Using too much English in the classroom is a situation that we all face. We need to get this one tied down for next year. It is hugely connected to classroom discipline and and gains in fluency yet we don’t really acknowledge that. We don’t realize what a snake English/L1 is in undermining the effects of jGR and the Classroom Rules.
How, indeed, do we go about addressing the question of how to fully enforce a 2% English rule – or whatever percentage below 5% as an absolute limit, on ourselves and a no-English rule on the kids consistently? What are the kids to think when we correct them once on a Wednesday and then the following Monday we let it go? This is a big deal.
It’s a Catch-22. The only way to stop it is to make a rule that says that we may, from time to time, need to use English to clarify things, while, since they are not the teacher, they don’ t have that right. It is the only way I can think and hopefully somebody comes up with something better.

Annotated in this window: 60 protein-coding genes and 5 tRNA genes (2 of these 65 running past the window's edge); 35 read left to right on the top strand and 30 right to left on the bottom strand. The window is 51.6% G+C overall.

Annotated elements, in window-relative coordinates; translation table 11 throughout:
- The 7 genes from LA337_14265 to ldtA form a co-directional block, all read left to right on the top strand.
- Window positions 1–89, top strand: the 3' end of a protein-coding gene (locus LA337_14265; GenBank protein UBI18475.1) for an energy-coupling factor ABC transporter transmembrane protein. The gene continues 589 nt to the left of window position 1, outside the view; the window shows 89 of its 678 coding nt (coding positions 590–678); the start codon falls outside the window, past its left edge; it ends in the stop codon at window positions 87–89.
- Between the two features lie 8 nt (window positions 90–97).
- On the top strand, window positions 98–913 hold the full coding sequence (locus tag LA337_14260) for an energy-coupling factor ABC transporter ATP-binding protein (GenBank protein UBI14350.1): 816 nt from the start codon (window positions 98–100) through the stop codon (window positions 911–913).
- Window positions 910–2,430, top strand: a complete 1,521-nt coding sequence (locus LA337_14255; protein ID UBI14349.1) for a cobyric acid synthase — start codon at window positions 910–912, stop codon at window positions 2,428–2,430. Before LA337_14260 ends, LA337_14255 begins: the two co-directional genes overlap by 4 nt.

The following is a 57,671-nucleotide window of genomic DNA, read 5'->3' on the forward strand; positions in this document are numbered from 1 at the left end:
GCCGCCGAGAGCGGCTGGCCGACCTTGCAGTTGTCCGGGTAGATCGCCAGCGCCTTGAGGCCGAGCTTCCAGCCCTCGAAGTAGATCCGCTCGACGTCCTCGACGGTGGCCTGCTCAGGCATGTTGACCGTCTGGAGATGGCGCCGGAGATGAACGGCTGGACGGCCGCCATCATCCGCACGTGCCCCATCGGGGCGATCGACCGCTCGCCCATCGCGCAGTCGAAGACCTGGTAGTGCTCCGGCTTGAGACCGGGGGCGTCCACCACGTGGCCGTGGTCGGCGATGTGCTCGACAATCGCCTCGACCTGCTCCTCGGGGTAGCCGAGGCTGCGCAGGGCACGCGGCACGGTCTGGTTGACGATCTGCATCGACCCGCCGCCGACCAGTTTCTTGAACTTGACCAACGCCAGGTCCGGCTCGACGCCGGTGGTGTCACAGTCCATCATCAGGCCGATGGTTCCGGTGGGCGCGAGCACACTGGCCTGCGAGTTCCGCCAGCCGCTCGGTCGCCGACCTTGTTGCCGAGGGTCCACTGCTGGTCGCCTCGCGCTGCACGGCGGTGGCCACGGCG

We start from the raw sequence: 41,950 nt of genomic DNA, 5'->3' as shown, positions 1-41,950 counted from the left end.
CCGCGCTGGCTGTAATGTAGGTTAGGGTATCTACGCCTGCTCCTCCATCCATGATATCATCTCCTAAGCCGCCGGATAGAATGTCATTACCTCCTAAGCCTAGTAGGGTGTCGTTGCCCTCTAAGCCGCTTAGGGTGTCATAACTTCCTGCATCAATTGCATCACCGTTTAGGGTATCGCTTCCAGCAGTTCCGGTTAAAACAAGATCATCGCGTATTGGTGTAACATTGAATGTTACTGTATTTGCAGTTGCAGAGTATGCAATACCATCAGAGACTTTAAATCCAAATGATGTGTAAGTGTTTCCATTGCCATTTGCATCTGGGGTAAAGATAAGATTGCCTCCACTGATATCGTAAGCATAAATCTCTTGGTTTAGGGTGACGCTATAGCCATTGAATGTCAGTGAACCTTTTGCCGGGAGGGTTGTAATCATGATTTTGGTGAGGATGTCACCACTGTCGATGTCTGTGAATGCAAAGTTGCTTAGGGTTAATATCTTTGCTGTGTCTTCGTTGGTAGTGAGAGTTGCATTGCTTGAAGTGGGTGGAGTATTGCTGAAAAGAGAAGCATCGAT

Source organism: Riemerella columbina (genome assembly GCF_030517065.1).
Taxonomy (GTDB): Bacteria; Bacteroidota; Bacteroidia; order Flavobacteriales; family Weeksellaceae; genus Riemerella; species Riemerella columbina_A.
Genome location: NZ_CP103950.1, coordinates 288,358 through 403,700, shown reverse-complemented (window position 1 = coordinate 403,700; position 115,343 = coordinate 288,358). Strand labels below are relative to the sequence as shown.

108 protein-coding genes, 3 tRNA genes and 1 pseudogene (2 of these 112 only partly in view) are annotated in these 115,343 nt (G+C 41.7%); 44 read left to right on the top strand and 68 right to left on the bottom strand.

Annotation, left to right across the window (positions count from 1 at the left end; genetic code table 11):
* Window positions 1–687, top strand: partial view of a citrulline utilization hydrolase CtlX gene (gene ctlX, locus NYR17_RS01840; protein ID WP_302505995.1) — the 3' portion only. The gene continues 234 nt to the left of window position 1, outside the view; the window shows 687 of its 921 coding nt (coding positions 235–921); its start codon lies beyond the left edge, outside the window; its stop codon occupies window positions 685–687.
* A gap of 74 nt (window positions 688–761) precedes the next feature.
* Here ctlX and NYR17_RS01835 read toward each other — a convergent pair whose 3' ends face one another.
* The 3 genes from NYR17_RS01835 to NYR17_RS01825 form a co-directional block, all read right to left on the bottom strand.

The hypocrisy is that we say we do comprehensible input but we don’t. Not in the sense of the idea, in the truest sense, that CI is an unconscious din/flow/uninterrupted focus on meaning and not on words, a marvelous product of turning the acquisition over to the deeper mind, the only one part of the mind capable of learning a langauge. In the way that fully honors Krashen’s work.
I think I know what this whole thing is about. Ego. It’s about a stubborn reaction to a crazy idea by a discounted scholar who happens to have it right, that people learn languages by focusing on the meaning of what is being said or read and not focusing on the words so that language gains happen as an unconscious and not a conscious process.
That’s where my bitchy edge comes from, Robert, right there. In that unconscious/conscious idea. That’s where I lose patience with my colleagues.